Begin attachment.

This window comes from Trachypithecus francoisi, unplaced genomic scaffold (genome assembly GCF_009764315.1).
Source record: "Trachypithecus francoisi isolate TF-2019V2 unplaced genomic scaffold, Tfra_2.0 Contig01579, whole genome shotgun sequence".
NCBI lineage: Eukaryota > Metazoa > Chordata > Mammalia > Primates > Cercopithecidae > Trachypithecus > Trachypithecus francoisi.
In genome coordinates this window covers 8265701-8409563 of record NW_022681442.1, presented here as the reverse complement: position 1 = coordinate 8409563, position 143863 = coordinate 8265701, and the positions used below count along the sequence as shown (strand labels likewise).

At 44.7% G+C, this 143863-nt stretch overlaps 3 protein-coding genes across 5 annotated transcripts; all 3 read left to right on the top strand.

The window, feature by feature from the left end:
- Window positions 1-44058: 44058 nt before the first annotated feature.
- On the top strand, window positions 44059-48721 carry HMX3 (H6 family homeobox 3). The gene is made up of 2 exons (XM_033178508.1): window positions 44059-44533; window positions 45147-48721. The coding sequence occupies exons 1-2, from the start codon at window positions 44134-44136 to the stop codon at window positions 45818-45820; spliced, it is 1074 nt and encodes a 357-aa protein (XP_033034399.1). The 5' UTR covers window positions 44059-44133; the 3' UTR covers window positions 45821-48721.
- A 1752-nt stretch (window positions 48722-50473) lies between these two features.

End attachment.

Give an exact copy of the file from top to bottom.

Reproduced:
This window comes from Trachypithecus francoisi, unplaced genomic scaffold (genome assembly GCF_009764315.1).
Source record: "Trachypithecus francoisi isolate TF-2019V2 unplaced genomic scaffold, Tfra_2.0 Contig01579, whole genome shotgun sequence".
NCBI lineage: Eukaryota > Metazoa > Chordata > Mammalia > Primates > Cercopithecidae > Trachypithecus > Trachypithecus francoisi.
In genome coordinates this window covers 8265701-8409563 of record NW_022681442.1, presented here as the reverse complement: position 1 = coordinate 8409563, position 143863 = coordinate 8265701, and the positions used below count along the sequence as shown (strand labels likewise).

At 44.7% G+C, this 143863-nt stretch overlaps 3 protein-coding genes across 5 annotated transcripts; all 3 read left to right on the top strand.

The window, feature by feature from the left end:
- Window positions 1-44058: 44058 nt before the first annotated feature.
- On the top strand, window positions 44059-48721 carry HMX3 (H6 family homeobox 3). The gene is made up of 2 exons (XM_033178508.1): window positions 44059-44533; window positions 45147-48721. The coding sequence occupies exons 1-2, from the start codon at window positions 44134-44136 to the stop codon at window positions 45818-45820; spliced, it is 1074 nt and encodes a 357-aa protein (XP_033034399.1). The 5' UTR covers window positions 44059-44133; the 3' UTR covers window positions 45821-48721.
- A 1752-nt stretch (window positions 48722-50473) lies between these two features.